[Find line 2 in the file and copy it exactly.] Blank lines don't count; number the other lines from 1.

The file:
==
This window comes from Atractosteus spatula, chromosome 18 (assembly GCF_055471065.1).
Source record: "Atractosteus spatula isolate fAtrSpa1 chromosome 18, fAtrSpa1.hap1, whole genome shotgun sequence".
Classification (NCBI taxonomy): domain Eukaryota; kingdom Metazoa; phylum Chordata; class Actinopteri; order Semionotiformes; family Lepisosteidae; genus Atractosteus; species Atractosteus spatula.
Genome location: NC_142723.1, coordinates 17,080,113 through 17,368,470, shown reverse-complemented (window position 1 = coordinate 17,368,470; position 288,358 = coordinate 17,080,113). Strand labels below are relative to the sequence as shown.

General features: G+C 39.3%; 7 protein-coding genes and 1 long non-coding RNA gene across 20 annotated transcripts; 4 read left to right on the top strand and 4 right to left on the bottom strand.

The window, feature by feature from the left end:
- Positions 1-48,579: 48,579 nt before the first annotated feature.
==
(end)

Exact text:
Source record: "Atractosteus spatula isolate fAtrSpa1 chromosome 18, fAtrSpa1.hap1, whole genome shotgun sequence".